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'30,000 more people than I've ever played in front of before, a bit of a change-up'

Back on the big stage, Jacob Stockdale is determined to hit his marks from the start.

Sean O’Brien makes his way on to the field for his 50th cap Source: Bryan Keane/INPHO

THE BRIGHT LIGHTS, the big blood-thirsty boys opposite, the hundred thousand eyes…

Even the most experienced internationals get nervous at the prospect of running out for a sold-out Test match in packed stadium - many to the point of puking – so Jacob Stockdale needn’t be concerned about taking some time to adapt for his home debut at the Aviva Stadium a fortnight ago.

Jacob Stockdale Source: Morgan Treacy/INPHO

The prolific Ulster man has been in exceptional form this season with five tries in his six starts on provincial duty.

However, delighting the Kingspan Stadium and living up to the Aviva’s expectations are two very different beasts. He did both, after a bit of settling in.

“The South Africa game was the first time I’ve played at the Aviva,” says the 21-year-old while thinking back n the peaks and troughs of the experience. The troughs were early, the peaks were a climaxing crescendo that turned a mere loss into an embarrassment for the ‘Boks.

“30,000 more people than I’ve ever played in front of before. So it was a bit of a change-up. I maybe felt that I had to feel my way into the game more than I’d usually like to.

That being said, hopefully (against) Argentina I’ll be used to everything that comes with an Irish game at home.”

He certainly looked perfectly at ease with his surrounds by the time he scored Ireland’s brilliant fourth try in the corner.

Sometimes, settling in is just a matter for the clock, but for Stockdale’s it was a case of finding opportunities to put his stamp on the game.

Jacob Stockdale tackles Dillyn Leyds Source: Dan Sheridan/INPHO

In the 68th minute, Dillyn Leyds was the unfortunate victim of Stockdale’s frustration at being a peripheral player in the contest. And from then on, he wasn’t.

“That was kind of a big turning point in the game for me and off the back of that I had a couple of involvements in a row and it really helped me to get into the game.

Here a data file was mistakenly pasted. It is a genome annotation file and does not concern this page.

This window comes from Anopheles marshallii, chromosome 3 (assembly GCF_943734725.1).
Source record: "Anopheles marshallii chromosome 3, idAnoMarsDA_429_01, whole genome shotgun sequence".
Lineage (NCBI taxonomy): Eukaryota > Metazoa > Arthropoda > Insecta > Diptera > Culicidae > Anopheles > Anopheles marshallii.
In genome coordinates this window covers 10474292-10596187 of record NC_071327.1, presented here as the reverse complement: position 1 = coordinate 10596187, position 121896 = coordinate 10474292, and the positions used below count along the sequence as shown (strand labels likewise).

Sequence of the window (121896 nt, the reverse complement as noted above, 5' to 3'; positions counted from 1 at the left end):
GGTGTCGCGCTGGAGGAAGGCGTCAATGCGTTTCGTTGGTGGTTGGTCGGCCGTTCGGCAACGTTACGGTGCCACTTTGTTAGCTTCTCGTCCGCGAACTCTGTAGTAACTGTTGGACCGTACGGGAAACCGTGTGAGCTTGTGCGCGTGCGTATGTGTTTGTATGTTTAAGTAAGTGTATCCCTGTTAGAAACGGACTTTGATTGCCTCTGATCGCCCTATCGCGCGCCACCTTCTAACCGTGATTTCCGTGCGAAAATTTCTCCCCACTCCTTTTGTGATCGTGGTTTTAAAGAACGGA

“But that being said I didn’t feel like I was out of the game at any point, I think from the first whistle I was switched on, I was concentrating and I got a few touches early on, which helped.

“I was pretty, maybe not chilled out, but I tried to keep myself calm because it’s the kind of thing you can’t control. You can control what you do and if the ball comes you control what you do with it. But you can’t control where the ball goes and if you get opportunities or not.

“I wasn’t really that worried in the first half, at the  same time I was glad for a few more involvements in the second half.”

‘Involvements’ is Stockdale’s modest way of saying that, after forcing a turnover with his tackle, he broke the line on the resulting set play to create the try that opened the floodgates for a record 38 – 3 win.

Jacob Stockdale makes a break past Francois Louw Source: Dan Sheridan/INPHO

For his second run-out on Lansdowne Road, Stockdale is intent on sticking to the same formula, with a little more familiarity in his surroundings to help him hit the ground running.

“I just have to do everything I can right. Against South Africa, I didn’t really get much opportunity with the ball, but anything I did, I did well.

“I think it’s the same against Argentina, I’ve done my prep, I know them inside out and I know what I’m doing. So it’s just down to the game and if the opportunities come I’ve to take them.”

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